Presentation made by Thomas McPherson Brown, M.D.
(exact date unknown – probably mid to late 1970’s)
Because of the tissue hypersensitivity aspect of the human as well as gorilla host, where the reactive level is particularly intense, delayed sensitivity to drugs, especially those with allergic potentials, is very marked; and when it emerges, it blocks treatment effectiveness. Drugs in current use, such as gold salts and the antimalarial compounds plaquenil and chloroquine, possess sensitizing qualities even when not given to a sensitized host such as a rheumatoid arthritic. As a result, a large number of patients on these two most important standard remedies eventually become completely refractory or else develop severe toxicity associated with the hypersensitivity component. Over the years we have published considerable evidence that mycoplasma are the primary sensitizers in the rheumatoid complex. Synovial biopsies reveal mycoplasma antibodies as well as antigens often in high concentration. Direct isolates have been attempted for years from rheumatic joints with minimal success. A number of reports have appeared in the literature of isolates of mycoplasma from joint fluid; but, unfortunately, these strains have died out in the artificial environment and have been, therefore, unavailable for definitive studies. Recently, we have isolated a strain directly from the joint fluid of a rheumatoid arthritic which is surviving and lends itself well for proper studies. The past evidence in animal models and through indirect findings as well as the therapeutic probe has justified the assumption that mycoplasma are truly the microbial antecedent to the rheumatoid complex reaction. It would appear that the burden of proof is on the side of those who say that mycoplasma have no role in the rheumatoid complex.
Because of the toxicity of gold and antimalarial compounds and their obviously limited effectiveness because of the emergence of delayed sensitivity from continued use of these drugs, it becomes essential to find substitutes for their effect. We have found that tetracycline not only has a much stronger effect in vitro on these organisms in terms of suppressing growth as well as suppressing DNAse production which is a characteristic of mycoplasma. Thus, from a theoretical standpoint tetracycline is a far better drug to use than anything that has been developed heretofore. Tetracyclines are not accumulative, as is the case with gold salts and, to some extent, antimalarials. Their sensitizing effect, as judged by their long-term use in the treatment of acne and bronchiectasis, is virtually nil, and the emergence of bacterial resistance is not a problem due to the fact that tetracycline’s effect, the soma of the microbe rather than the cell wall where bacterial resistance develops.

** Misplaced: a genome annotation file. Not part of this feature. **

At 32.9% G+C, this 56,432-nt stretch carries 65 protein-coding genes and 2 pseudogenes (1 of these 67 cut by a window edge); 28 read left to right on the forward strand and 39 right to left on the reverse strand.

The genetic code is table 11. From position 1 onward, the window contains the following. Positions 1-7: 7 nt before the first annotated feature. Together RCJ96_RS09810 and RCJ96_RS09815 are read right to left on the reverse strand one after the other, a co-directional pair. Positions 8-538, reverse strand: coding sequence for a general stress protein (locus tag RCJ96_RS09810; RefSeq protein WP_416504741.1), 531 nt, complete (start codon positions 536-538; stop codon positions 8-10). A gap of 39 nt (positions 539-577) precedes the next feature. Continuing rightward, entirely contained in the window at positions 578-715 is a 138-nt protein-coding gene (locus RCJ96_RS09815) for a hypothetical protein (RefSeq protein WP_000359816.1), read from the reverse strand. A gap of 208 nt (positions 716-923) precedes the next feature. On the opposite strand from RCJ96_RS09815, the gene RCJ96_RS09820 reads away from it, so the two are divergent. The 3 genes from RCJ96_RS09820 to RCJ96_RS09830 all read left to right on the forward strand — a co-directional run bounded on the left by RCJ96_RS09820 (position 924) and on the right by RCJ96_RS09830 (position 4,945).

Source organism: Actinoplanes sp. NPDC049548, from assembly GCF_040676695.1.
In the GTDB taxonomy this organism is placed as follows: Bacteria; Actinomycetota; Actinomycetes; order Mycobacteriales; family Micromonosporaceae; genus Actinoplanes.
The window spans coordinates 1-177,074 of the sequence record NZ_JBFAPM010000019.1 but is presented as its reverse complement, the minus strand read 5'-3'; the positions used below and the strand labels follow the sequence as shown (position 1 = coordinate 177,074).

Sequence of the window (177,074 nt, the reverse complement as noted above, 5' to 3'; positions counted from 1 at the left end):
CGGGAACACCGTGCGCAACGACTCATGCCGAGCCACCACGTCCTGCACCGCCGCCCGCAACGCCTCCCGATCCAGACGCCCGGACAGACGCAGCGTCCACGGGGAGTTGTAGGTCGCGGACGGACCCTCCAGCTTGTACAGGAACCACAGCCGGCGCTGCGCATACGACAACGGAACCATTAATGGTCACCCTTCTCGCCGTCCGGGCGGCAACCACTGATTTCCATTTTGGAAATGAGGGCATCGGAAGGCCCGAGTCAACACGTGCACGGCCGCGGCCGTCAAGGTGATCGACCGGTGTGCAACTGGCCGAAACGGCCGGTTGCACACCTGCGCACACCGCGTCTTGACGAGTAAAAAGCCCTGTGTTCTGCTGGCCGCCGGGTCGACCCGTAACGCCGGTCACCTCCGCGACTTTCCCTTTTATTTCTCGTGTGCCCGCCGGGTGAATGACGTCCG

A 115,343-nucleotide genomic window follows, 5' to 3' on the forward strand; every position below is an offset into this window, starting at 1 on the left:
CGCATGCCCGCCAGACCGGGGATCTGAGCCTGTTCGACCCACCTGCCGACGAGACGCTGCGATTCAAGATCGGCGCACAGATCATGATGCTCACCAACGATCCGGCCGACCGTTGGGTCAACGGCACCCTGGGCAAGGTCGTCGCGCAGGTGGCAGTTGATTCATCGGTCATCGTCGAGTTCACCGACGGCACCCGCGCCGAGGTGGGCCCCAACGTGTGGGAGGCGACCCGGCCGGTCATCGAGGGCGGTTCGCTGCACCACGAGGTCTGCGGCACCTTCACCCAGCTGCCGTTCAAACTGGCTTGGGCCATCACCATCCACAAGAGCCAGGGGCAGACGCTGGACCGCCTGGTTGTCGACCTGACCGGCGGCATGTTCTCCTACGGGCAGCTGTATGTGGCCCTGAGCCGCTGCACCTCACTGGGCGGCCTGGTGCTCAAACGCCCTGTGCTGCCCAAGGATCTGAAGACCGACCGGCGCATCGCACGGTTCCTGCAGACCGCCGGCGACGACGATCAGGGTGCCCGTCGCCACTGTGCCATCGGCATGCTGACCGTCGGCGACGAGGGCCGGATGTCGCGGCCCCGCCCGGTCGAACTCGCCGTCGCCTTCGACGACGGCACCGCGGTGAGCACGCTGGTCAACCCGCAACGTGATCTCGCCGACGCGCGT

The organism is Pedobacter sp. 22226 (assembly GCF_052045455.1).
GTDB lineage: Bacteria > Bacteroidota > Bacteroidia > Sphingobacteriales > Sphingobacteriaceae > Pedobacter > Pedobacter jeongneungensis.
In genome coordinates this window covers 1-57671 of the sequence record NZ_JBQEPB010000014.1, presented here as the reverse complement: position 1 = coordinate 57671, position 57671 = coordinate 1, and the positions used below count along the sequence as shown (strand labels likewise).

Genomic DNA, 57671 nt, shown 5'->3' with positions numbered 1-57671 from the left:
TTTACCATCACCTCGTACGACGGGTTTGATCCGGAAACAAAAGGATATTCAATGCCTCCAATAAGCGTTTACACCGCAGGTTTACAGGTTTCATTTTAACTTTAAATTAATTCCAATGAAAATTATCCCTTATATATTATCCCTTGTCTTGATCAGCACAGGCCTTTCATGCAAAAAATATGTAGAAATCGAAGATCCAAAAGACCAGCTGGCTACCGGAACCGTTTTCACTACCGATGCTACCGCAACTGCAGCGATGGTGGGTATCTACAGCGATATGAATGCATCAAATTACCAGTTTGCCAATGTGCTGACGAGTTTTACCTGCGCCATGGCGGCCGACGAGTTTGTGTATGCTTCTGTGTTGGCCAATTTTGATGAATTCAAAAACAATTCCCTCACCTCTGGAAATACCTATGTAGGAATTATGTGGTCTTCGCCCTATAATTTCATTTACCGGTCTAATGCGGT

We have employed tetracyclines in place of gold salts and antimalarial drugs to suppress mycoplasma antigen formation for more than thirty years. In no instance have we found an ill effect from the medication except the emergence of delayed sensitivity as with all d rugs in this field but on a level that is very easy to handle. When delayed sensitivity develops from gold salts it can’t be undone because of the cumulative action of this drug. It is well-known that a single injection of gold remains in the system for at l east a year. Delayed sensitivity to tetracycline is easily reversed by simply omitting treatment for a few days or a week and then resuming the program once again as usual. The signs of delayed sensitivity are those of slight loss of appetite, excessive fatigue, (fatigue is a common feature of rheumatoid arthritis, and must be differentiated from excessive fatigue), increased pain in the areas where pain was being gradually reduced, and at times increased fluid retention, often expressed as puffiness of the feet and legs. When these signs of sensitivity are noted, the medication is interrupted and then resumed, usually at the same level that it was given before or else at a reduced frequency and amount. The tetracycline dosage is generally given as 250 mg. every other night or possibly 500 mg. every other night. If the medication tends to aggravate the condition, it is spaced differently, maybe to once a week or twice a week and gradually worked up to the alternate night basis. Some patients are so highly sensitized to drugs that they can only tolerate one 250 mg. tetracycline tablet every two weeks or even once a month, but with continued titration of the dosage it is possible to work up to the dosage of alternate nights without flaring the disease.